Posts Tagged ‘New model’

Harley’s Iron 883 – Nightster’s Younger Bro

January 26, 2009

In its oh-so clever way, Harley-Davidson today sprung its newest variation on the Sportster theme — the Iron 883. Not one to follow the typical OEM format for releasing new models, H-D likes to quickly (and sometimes quietly) introduce its latest bikes. Take the soft launch of the XR1200 back in December (here, here and here).

So today in my inbox I find the announcement about the Iron 883. This is the latest edition to H-D’s Dark Custom lineup. It is basically a Nightster with Harley’s 883 Sporty motor in it and a price tag (MSRP $7,899) that reflects the smaller power plant (the Nightster carries a $9,899 sticker). It’s got most of the same all-black bits and the fork gaiters. An it uses the same trick turn-signal/brake light/tail light combo used on the Nightster as well as the same side-mounted license plate that folds back. (I’ve often wondered about the purpose of the folding plate and how it might work in going up against a red light camera. Not that I’d ever endorse doing something like that. I’m just saying.) Enough bloviating. Here’s some pics.

Personally, I’m a big fan of H-D’s Dark Customs. Not so much of the marketing campaign behind them, but the bikes themselves are pretty neat. Back when the Nightster was first launched I got a loaner for a few weeks and spent a lot of time blowing around town on that thing. It was a far cry from my AMF-era Ironhead Sporty, which sat more often than it ran, but looked really good sitting.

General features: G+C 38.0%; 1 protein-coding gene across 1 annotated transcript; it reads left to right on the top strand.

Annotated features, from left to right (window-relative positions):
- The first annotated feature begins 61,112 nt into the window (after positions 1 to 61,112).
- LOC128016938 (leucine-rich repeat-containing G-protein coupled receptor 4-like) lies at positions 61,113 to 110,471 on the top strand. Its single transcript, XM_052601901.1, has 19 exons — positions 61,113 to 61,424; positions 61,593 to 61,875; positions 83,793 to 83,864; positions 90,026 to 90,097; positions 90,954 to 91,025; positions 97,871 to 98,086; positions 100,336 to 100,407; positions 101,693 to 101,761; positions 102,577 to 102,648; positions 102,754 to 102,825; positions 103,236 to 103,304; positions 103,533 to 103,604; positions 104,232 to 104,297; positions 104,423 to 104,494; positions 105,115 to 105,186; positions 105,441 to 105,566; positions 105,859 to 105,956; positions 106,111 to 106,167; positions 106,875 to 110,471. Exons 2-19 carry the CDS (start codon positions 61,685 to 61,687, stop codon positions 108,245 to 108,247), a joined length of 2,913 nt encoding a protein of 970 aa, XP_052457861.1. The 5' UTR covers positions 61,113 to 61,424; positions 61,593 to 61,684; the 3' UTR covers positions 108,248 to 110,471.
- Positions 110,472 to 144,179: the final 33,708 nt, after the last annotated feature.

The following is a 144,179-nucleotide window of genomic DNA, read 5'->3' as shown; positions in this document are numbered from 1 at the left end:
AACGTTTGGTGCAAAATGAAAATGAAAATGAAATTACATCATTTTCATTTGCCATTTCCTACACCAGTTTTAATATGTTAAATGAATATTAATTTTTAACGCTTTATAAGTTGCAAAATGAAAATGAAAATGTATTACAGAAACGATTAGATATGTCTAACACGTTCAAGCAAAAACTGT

I really became fond of tearing around on that little hot rod Nightster. It handled and moved and scraped hard parts through just about any turn right or left. And, not that I cared much given it was a press bike, it got thumbs up and attaboys at every stop. Most people really dug the look of it, as did I. Maybe I’m forgetting, but I don’t recall having any real issues with it other than the anemic stock pipes it comes with, but that’s just an aftermarket call away from being fixed. Overall, it is a great bike for zipping around on. With that said, I’m going to see about getting an Iron 883 for review and I’ll let you know what effect (if any) the drop in power has on such a little runabout. And now for some more specs/info.

  • Rubber-mounted Evolution 883 cc V-Twin black powder-coated engine
  • Electronic Sequential Port Fuel Injection (ESPFI)
  • Black fuel tank with unique graphics
  • Black front forks with gaiters
  • Black belt guard and front fender supports
  • Black, 13-spoke cast aluminum wheels, 19-inch front / 16-inch rear
  • Black low rise drag style handlebar
  • Black mid-mount foot controls
  • Black low profile front fender
  • Black chopped rear fender with combination rear stop/tail/turn lights
  • Chrome staggered shorty exhaust with dual mufflers
  • Side-mounted license plate holder
  • One-piece, solo Sportster classic seat
  • 25.3-inch seat height
  • Optional Harley-Davidson Smart Security System
  • Classic 3.3-gallon fuel tank
  • 565 lbs. (wet)
  • 55 ft. lbs. @3,500 rpm
  • lean angle: right 29 degrees, left 30 degrees
  • 5 speed

Piaggio Debuts 2009 Vespa GTS 300 Super

January 16, 2009

Unveiled for the world at the EICMA show in Milan last November, the
Vespa GTS 300 Super made its North American debut today at the Cycle World International Motorcycle Show in New York.